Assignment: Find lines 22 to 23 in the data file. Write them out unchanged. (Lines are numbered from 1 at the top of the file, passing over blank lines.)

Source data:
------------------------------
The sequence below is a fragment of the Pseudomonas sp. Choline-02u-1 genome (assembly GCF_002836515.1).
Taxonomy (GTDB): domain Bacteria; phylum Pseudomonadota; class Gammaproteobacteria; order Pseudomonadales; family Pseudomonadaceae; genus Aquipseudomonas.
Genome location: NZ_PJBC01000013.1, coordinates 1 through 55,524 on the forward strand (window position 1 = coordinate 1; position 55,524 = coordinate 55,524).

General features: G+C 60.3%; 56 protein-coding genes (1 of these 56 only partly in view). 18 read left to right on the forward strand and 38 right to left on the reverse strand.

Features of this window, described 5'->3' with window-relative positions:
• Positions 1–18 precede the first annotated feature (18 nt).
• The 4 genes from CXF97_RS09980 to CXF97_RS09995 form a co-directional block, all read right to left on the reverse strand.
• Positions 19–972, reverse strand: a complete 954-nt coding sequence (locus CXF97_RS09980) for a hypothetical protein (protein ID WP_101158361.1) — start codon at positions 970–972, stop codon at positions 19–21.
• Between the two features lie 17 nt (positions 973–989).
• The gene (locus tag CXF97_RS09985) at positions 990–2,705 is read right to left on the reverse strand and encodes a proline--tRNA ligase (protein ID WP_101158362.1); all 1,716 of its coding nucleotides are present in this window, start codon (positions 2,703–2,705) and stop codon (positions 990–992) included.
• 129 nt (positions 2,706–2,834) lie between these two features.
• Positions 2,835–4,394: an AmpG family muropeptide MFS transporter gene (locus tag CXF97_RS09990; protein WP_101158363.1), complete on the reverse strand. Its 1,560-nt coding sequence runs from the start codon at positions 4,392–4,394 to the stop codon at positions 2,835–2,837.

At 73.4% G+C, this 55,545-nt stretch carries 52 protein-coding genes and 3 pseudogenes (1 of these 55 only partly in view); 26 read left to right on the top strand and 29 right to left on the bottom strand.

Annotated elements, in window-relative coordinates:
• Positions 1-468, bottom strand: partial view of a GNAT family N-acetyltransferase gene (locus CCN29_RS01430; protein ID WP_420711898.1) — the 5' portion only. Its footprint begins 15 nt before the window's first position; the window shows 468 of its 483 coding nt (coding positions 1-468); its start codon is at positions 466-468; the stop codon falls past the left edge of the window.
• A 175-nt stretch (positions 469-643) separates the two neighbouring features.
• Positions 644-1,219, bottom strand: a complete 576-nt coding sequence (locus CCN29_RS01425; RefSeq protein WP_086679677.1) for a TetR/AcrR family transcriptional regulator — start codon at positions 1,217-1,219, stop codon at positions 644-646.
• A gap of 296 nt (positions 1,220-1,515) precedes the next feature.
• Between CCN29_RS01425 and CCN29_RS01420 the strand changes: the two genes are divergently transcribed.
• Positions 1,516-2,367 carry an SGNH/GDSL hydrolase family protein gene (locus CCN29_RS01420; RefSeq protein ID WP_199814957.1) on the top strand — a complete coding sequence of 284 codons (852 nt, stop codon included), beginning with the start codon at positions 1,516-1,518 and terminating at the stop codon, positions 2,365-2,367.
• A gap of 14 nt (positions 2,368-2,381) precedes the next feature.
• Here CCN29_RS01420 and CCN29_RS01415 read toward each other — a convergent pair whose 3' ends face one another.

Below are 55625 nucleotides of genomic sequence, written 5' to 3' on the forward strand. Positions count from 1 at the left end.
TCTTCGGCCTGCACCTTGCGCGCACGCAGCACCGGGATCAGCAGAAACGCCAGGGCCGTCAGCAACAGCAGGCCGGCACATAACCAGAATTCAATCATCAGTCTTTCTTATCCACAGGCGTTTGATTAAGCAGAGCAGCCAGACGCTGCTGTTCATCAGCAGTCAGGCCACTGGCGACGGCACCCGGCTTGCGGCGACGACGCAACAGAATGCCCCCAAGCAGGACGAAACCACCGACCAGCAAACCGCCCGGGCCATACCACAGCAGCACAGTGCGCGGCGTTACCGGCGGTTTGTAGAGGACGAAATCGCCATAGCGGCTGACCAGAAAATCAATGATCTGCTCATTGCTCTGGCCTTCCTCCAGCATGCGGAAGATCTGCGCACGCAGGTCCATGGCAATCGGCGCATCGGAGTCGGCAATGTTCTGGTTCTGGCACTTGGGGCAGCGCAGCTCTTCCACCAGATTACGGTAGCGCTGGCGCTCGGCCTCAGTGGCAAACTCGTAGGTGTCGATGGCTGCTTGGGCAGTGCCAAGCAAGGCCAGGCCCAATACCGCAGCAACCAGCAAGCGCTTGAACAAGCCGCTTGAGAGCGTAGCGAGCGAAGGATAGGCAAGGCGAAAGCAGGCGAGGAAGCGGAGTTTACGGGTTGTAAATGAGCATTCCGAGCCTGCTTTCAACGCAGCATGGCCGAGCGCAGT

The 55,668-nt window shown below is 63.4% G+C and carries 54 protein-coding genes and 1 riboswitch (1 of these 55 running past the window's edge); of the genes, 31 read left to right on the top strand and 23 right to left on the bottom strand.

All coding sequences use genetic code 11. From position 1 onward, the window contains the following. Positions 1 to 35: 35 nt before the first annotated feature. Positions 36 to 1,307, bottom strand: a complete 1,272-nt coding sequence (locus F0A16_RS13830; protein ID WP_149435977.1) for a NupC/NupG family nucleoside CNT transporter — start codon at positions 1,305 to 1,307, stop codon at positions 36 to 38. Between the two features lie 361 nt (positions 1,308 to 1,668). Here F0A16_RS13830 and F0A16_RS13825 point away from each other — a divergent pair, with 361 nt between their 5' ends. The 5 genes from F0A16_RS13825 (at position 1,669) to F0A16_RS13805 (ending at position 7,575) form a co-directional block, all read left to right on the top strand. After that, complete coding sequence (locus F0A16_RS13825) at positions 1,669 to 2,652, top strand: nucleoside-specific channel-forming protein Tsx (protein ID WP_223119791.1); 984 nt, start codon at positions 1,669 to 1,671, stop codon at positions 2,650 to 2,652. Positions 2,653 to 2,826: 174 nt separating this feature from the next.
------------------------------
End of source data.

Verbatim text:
• Here CCN29_RS01420 and CCN29_RS01415 read toward each other — a convergent pair whose 3' ends face one another.

Below are 55625 nucleotides of genomic sequence, written 5' to 3' on the forward strand. Positions count from 1 at the left end.